Rising fortunes in the Middle East are driving the private-banking market toward socially responsible investing, Islamic products and more digital tools.
Never mind the fall in oil prices; fortunes are growing faster in the Middle East than in any other part of the world. According to Boston Consulting Group, private wealth in the Middle East and Africa (MENA) is expected to reach $11.8 trillion by 2020, with the United Arab Emirates, Saudi Arabia and Kuwait accounting for over 22% of the total.
Wealth in the Arab world generally—and Gulf countries in particular—also has outstanding liquidity, with 82% held in investable assets compared with a world average of 60%. Local families and wealthy expatriates traditionally held these assets, but today a new affluent generation is emerging, holding between $250,000 and $1 million in assets. By 2022, these tech-savvy youth will represent close to 1.5 million individuals, up 14% from 2017 figures and twice the global growth rate.
This unfamiliar clientele presents both an opportunity and a challenge for wealth managers. Private bankers in the Middle East face a market that is increasingly keen on socially responsible investing (SRI) and Islamic finance. Banks are investing in digital technologies to be able to offer more-sophisticated services and products to a wider audience of wealthy individuals.
Following a trend that took off globally after the 2008 crisis, Middle Eastern clients are increasingly keen to invest in niche and “responsible” asset lines. “We are seeing clients in the UAE and the wider GCC increasing their focus on socially responsible investing as well as alternative-investment opportunities,” says Saod Obaidalla, executive vice president and head of Private Banking at Emirates NBD. “As we move toward a period of economic contraction globally, clients are looking to benefit from increasing short-term volatility while preparing their portfolios for the next decade, with a robust and disciplined approach to asset allocation.”
With 10% to 12% annual growth, one very promising segment of nonconventional assets is Islamic finance, in which Arab banks have credibility. Middle Eastern wealth managers boast long experience adhering to Shariah law, giving them a competitive advantage. Several local banks already offer structured Shariah-compliant products or investment portfolios that exclude businesses profiting from alcohol, tobacco, pork, or gambling, for example. Other diversification trends include wealth management services tailored to female customers, and green finance.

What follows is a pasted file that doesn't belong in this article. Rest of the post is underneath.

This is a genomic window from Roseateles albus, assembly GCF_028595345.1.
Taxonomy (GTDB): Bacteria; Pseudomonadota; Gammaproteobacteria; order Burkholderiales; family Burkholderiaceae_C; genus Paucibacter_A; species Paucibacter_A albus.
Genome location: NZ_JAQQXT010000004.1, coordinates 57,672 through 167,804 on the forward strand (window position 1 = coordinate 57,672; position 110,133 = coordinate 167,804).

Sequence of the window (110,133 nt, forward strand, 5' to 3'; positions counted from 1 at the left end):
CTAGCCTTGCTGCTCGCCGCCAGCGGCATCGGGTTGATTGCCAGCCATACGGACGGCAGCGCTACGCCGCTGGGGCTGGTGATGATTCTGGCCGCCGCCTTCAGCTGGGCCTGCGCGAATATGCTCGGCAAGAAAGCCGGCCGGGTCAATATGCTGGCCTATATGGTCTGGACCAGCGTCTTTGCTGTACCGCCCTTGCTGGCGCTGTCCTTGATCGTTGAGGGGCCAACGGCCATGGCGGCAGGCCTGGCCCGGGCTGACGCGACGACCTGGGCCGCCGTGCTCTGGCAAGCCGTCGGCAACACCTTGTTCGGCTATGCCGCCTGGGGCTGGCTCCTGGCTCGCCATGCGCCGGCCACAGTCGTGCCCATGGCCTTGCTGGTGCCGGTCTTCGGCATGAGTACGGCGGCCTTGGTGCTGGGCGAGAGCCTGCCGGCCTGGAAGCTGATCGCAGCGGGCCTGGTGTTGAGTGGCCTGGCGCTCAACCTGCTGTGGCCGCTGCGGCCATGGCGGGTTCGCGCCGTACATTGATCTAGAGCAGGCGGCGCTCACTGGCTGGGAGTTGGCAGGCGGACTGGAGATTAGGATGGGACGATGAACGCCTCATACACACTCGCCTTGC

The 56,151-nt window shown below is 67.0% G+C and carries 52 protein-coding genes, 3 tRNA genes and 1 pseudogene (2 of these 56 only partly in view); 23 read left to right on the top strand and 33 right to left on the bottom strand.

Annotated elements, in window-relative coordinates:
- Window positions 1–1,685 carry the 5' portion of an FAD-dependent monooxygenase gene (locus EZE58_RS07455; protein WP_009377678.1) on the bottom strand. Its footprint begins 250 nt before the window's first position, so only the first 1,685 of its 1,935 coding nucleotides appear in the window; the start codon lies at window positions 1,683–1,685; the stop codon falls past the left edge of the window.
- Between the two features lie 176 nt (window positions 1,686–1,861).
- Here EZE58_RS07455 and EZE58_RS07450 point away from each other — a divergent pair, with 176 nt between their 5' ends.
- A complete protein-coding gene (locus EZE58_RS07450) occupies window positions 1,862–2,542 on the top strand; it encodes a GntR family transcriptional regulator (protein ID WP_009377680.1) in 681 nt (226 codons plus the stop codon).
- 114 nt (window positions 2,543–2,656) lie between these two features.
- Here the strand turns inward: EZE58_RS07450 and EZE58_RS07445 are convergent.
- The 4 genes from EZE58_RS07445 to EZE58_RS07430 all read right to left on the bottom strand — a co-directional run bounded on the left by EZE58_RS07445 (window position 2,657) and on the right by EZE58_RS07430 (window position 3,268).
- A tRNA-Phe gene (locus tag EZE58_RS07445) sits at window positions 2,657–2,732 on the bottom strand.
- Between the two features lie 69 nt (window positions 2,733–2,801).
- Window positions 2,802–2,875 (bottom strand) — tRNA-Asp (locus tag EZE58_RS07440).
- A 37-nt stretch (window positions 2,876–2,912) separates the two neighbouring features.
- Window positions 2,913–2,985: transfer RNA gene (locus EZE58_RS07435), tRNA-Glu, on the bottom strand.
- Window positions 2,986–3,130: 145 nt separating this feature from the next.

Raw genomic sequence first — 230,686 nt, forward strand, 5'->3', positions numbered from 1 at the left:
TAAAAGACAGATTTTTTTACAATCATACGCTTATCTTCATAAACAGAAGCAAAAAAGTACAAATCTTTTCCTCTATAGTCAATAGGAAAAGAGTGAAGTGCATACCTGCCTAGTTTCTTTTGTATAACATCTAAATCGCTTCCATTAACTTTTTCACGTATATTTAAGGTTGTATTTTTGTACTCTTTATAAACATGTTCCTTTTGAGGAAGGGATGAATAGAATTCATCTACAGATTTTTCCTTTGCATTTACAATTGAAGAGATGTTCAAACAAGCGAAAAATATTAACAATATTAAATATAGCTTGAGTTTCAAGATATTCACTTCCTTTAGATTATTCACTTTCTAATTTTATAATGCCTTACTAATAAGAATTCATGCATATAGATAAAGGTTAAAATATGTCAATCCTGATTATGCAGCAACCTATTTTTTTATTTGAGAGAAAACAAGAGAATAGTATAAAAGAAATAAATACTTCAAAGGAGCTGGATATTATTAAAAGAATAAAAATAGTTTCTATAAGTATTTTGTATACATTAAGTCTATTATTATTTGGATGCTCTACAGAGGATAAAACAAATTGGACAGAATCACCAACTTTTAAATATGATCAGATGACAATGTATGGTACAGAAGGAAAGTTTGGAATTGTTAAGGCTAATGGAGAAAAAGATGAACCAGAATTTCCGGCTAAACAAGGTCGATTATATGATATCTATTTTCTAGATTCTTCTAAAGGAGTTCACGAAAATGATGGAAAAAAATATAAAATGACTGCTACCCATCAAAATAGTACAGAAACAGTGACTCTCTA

Meanwhile, digitization is powering new technologies such as mobile applications, artificial intelligence and robo-advisors, and also an investment channel. “An omni-channel banking experience seamlessly integrating digital is now a basic expectation from the majority of wealth management clients,” Obaidalla says.
Dubai’s largest bank has recently expanded its digital offering with online trading capabilities. Earlier this year, Emirates NBD also introduced The LaunchPad, a funding platform designed to enable clients to invest in local and regional startups.
Although most banks still favor one-to-one relationships with their most wealthy clients, some are developing digital platforms tailored to millennial wealth. In 2018, National Bank of Kuwait’s private-banking arm partnered with a UAE-based fintech to launch NBK Capital SmartWealth, the country’s first digital investment service.
Such platforms may launch under a private bank’s umbrella or as independent players. They rely on algorithms as well as data analytics to assess risk profiles, which enables them to suggest personalized investment strategies with minimal human intervention, thus much more cheaply. “The exponential evolution of technology is creating more and more financial access to everyone regardless of net worth, age, or background, meaning that mainstream investors can gain access to products not traditionally available to
retail investors,” says Mark Chahwan, CEO of Sarwa, a UAE-based digital investment platform.
Betting on Africa
As they look to diversify from the oil economy, Arab banks are showing growing appetite for African market investments through venture capital and development funds. Geographic proximity and religious and diplomatic ties give Gulf lenders an advantage when investing in large infrastructure projects.
In 2018, Saudi Arabia pledged $10 billion to South Africa’s energy sector; Dubai’s DP World is involved in a number of projects, including a $50 million initial investment in Mali; while Qatar signed a $4 billion deal to develop port facilities in Sudan.
Although MENA private banking is doing well, the glory days are yet to come. In a region where a majority of businesses are still family-owned, an estimated $1 trillion is expected to pass down to the next generation in the coming ten years—meaning even more wealthy clients in need of expert advice.